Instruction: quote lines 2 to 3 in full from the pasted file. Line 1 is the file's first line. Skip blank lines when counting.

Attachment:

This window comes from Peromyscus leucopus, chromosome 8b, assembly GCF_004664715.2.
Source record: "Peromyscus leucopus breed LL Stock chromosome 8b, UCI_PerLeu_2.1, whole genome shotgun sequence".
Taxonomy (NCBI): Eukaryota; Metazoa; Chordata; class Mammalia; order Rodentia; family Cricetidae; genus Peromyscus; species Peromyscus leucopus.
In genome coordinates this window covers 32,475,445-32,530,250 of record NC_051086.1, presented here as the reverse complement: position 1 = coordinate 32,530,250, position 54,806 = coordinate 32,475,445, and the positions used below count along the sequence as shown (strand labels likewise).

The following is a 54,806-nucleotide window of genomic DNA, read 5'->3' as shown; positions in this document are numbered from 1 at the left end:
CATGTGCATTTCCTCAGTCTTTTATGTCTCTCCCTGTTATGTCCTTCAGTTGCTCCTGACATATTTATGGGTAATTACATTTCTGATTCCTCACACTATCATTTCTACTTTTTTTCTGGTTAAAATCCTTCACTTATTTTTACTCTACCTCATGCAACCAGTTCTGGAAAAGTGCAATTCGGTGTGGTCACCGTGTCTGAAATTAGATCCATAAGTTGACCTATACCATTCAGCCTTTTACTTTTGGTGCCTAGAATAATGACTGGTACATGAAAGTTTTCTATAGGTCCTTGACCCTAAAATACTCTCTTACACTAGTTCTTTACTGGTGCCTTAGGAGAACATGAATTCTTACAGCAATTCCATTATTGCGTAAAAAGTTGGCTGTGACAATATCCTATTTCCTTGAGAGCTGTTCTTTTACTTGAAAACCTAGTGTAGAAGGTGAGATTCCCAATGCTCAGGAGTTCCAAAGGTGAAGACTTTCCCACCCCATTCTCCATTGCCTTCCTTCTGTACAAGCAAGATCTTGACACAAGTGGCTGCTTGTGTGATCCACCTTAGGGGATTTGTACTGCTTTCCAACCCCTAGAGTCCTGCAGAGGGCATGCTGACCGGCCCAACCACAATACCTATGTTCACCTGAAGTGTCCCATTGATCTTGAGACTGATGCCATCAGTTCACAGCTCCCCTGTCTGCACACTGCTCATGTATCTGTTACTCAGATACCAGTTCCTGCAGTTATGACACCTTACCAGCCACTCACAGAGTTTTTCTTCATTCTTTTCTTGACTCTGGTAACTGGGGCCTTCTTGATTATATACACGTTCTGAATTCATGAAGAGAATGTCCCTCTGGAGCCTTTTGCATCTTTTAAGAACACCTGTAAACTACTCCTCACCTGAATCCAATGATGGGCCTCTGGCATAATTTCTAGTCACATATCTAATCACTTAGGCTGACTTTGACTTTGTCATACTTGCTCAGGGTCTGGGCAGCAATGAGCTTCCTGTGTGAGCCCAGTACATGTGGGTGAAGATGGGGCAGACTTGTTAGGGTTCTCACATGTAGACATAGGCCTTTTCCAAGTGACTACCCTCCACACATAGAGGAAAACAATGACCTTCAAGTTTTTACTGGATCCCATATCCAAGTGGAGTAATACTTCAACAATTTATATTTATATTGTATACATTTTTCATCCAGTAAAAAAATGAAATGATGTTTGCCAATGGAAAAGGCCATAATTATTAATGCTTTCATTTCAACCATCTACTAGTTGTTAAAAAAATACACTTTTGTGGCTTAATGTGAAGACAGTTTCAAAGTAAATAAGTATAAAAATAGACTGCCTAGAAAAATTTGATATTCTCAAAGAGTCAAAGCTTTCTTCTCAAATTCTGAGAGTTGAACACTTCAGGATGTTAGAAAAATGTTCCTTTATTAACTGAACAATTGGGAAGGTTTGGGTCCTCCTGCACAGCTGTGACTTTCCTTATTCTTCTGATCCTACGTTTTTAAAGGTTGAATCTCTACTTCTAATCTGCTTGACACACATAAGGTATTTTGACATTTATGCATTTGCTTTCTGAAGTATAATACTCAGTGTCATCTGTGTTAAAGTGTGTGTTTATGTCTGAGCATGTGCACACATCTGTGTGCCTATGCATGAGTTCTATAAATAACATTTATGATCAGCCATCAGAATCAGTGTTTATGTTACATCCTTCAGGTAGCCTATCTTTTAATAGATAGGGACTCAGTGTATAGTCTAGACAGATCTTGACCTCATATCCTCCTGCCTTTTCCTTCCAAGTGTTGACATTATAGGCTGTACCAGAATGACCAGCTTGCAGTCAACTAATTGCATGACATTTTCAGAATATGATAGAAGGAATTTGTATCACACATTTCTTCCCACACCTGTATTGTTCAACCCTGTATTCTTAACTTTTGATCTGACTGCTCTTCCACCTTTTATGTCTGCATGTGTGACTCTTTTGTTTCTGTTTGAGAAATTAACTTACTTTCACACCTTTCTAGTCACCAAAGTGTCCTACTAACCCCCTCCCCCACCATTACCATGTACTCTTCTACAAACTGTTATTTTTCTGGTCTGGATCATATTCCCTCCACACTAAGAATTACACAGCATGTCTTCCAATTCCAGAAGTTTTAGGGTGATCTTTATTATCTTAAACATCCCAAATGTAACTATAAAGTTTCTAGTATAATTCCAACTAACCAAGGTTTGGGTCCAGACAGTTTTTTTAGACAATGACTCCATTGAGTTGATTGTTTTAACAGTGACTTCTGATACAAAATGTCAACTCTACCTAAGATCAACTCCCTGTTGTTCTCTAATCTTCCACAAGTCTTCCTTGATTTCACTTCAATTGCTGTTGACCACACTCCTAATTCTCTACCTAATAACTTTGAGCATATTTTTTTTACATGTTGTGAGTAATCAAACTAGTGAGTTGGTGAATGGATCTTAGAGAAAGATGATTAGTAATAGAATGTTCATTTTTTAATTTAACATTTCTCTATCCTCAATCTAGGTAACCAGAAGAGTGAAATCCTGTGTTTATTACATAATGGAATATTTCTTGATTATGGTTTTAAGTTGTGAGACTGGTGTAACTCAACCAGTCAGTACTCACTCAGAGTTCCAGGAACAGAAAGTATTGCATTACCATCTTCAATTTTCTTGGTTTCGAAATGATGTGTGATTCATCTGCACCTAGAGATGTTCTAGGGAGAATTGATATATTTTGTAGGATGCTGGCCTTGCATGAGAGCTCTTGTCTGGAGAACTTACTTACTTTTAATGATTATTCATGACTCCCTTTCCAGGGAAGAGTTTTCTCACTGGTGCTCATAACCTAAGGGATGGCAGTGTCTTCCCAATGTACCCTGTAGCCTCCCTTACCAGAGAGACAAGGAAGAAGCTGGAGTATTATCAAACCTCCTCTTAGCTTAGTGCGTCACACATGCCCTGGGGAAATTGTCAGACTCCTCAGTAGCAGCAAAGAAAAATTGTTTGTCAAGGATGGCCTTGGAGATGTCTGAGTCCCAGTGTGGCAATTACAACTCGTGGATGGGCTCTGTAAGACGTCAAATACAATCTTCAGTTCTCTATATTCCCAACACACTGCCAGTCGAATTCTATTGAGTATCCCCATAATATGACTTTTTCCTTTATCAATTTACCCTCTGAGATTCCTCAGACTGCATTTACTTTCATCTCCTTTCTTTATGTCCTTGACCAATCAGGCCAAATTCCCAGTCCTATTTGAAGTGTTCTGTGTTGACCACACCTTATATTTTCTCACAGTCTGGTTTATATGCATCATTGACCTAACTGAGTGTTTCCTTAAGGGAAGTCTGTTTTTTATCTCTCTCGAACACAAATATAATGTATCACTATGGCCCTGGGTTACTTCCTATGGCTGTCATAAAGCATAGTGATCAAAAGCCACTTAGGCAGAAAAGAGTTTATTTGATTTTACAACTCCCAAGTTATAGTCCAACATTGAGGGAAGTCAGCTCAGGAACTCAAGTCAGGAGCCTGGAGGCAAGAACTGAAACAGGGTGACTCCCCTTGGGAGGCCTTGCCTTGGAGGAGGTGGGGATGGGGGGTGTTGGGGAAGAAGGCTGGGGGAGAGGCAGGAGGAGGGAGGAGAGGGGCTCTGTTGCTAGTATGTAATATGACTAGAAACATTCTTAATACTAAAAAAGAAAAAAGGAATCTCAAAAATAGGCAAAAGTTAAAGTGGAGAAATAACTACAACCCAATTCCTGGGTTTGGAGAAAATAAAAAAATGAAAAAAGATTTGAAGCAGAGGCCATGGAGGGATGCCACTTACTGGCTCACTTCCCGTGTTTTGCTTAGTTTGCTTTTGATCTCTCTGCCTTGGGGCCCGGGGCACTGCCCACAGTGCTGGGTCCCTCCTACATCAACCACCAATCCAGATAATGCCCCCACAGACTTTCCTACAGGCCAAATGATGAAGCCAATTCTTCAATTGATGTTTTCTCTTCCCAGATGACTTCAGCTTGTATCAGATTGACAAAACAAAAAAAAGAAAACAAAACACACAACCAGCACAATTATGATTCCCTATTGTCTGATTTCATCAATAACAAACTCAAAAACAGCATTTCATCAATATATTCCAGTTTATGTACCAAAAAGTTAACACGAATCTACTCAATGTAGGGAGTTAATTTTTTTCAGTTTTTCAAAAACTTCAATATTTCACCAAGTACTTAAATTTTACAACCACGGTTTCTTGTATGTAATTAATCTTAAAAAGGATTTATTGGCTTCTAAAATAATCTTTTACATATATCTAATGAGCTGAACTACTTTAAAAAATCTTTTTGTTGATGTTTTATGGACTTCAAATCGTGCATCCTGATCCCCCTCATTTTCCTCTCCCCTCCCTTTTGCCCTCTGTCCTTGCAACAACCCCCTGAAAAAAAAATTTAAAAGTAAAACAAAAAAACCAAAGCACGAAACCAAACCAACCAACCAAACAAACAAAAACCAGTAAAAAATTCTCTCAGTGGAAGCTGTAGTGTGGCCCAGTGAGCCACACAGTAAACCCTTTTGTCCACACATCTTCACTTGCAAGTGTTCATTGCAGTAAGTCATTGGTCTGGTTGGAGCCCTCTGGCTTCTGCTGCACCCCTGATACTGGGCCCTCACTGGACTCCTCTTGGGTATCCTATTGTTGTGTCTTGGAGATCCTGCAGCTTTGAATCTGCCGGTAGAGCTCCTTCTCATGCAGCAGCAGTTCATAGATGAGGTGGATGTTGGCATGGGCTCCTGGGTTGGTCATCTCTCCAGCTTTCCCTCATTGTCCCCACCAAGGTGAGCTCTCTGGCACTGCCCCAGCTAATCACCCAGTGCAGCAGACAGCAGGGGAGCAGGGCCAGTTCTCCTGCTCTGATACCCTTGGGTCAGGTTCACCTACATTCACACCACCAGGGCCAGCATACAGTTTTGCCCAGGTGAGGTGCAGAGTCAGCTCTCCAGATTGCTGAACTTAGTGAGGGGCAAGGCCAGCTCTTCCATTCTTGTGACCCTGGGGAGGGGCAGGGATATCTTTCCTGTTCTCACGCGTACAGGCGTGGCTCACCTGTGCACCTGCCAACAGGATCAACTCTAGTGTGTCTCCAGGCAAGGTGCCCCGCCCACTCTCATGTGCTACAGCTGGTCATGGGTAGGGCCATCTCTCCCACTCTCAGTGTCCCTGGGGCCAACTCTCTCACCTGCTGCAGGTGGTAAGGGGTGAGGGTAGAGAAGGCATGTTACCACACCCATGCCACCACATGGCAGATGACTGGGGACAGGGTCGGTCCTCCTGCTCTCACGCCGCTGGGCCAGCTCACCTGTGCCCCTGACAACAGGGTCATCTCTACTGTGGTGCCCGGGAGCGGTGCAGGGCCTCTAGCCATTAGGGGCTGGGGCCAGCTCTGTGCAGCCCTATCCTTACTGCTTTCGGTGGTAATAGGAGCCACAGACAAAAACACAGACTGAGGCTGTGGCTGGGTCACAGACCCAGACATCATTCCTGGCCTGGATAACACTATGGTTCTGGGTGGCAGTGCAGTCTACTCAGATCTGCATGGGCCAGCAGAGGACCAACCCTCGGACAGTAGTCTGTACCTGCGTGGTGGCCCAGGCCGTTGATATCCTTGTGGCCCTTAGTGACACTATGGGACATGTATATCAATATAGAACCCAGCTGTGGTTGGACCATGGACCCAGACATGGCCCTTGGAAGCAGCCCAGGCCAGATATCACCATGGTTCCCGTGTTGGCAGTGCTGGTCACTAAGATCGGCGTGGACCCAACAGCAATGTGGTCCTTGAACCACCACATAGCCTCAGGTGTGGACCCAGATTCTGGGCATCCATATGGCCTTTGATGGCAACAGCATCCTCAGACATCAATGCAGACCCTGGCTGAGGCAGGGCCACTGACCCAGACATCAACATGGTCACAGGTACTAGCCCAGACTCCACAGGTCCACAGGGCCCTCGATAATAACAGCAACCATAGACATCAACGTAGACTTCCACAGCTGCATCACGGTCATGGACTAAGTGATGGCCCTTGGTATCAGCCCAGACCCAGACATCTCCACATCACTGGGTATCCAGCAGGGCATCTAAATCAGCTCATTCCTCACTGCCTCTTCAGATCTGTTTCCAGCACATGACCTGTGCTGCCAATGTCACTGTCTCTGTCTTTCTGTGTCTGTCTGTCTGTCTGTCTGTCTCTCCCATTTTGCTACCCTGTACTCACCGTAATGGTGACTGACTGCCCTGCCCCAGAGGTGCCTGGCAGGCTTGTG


Source record: "Peromyscus leucopus breed LL Stock chromosome 8b, UCI_PerLeu_2.1, whole genome shotgun sequence".
Taxonomy (NCBI): Eukaryota; Metazoa; Chordata; class Mammalia; order Rodentia; family Cricetidae; genus Peromyscus; species Peromyscus leucopus.